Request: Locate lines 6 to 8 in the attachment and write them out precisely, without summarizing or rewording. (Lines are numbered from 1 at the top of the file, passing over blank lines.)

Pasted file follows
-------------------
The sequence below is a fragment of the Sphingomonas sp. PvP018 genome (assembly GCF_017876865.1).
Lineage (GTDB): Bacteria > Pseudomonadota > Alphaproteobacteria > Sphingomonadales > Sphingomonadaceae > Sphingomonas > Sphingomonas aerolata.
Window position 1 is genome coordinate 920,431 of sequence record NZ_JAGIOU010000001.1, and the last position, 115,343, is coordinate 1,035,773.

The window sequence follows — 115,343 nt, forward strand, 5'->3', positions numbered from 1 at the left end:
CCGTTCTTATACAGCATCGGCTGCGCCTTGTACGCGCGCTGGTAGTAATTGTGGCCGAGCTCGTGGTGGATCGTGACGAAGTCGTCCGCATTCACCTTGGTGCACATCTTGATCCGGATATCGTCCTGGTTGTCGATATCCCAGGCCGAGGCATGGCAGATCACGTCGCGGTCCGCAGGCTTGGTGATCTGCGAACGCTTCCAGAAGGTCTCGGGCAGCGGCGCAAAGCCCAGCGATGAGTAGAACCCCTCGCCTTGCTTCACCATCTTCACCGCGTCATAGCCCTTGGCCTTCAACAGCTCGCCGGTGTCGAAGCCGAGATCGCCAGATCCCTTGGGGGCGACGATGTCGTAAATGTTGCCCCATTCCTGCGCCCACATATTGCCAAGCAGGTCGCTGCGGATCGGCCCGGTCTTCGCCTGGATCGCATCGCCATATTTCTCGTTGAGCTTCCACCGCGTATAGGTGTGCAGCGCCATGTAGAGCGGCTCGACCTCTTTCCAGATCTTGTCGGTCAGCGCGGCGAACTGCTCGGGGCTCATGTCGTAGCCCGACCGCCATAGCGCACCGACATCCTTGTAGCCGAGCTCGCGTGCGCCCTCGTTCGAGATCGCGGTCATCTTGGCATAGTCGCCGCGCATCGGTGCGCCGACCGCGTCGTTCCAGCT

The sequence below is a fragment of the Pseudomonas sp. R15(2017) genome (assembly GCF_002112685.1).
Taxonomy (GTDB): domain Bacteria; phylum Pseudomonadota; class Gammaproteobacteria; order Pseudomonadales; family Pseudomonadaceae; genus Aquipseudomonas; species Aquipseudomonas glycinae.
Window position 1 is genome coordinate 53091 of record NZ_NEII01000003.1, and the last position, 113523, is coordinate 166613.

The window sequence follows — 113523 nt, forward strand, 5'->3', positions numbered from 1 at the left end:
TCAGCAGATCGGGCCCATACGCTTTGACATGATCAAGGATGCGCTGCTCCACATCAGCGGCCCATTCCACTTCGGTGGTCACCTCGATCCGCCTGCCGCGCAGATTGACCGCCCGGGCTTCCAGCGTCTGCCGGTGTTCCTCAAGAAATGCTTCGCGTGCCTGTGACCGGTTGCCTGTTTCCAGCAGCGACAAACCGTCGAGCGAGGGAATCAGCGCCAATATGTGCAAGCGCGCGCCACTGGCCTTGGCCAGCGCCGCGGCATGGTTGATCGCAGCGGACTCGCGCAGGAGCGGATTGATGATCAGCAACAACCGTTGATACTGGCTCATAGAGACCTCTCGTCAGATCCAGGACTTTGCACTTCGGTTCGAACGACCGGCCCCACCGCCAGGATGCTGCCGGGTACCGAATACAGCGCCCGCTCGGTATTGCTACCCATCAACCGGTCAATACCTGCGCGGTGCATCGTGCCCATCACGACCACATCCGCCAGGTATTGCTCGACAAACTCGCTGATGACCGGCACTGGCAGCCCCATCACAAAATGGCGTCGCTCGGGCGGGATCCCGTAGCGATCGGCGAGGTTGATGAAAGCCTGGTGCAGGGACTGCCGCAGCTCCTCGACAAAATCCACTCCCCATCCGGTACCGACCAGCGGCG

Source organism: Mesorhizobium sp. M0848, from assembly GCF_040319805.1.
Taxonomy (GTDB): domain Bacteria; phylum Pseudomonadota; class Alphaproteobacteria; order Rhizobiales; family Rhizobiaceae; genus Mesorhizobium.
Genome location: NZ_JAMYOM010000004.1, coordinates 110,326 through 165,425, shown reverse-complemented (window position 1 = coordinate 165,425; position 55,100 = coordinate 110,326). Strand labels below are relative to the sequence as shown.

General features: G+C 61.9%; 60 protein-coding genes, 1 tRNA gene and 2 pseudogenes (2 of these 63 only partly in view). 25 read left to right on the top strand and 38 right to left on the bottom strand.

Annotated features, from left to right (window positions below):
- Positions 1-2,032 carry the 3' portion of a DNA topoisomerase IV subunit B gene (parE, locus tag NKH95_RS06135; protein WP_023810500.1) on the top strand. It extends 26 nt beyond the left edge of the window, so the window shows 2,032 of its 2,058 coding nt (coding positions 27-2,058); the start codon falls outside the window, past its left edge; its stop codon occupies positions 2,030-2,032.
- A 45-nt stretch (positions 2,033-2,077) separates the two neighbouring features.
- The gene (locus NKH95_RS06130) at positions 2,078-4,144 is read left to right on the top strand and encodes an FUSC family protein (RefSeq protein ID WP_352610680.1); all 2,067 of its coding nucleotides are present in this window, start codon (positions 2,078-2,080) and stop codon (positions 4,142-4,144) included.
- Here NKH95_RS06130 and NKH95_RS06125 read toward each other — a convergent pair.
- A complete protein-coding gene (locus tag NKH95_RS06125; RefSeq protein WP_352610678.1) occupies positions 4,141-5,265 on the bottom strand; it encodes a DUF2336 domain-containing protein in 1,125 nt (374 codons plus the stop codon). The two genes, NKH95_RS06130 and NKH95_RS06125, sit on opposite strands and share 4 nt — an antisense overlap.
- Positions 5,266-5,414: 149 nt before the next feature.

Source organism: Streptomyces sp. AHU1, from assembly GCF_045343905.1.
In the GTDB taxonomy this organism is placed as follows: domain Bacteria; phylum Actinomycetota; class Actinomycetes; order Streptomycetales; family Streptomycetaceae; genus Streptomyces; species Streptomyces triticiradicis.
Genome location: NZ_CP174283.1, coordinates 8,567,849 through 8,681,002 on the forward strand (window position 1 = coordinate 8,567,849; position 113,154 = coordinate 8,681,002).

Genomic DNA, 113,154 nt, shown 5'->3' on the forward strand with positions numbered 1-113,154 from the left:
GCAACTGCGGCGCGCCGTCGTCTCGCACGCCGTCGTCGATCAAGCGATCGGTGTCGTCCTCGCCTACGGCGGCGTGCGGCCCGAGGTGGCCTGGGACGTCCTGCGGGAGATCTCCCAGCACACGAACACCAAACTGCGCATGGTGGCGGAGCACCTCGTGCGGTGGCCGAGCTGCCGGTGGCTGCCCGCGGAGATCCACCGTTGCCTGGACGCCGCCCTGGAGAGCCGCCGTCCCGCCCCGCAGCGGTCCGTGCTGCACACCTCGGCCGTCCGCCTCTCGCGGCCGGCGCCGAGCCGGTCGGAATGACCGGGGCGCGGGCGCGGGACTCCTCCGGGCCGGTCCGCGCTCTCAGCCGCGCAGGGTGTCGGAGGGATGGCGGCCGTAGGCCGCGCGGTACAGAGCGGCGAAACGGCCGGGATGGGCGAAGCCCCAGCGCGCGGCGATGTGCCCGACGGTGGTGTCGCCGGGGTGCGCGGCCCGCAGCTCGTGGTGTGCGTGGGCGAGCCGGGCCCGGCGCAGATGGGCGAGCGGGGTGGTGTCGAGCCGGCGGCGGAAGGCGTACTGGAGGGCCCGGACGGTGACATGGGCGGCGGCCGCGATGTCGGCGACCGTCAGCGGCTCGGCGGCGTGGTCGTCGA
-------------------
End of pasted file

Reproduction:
The sequence below is a fragment of the Pseudomonas sp. R15(2017) genome (assembly GCF_002112685.1).
Taxonomy (GTDB): domain Bacteria; phylum Pseudomonadota; class Gammaproteobacteria; order Pseudomonadales; family Pseudomonadaceae; genus Aquipseudomonas; species Aquipseudomonas glycinae.
Window position 1 is genome coordinate 53091 of record NZ_NEII01000003.1, and the last position, 113523, is coordinate 166613.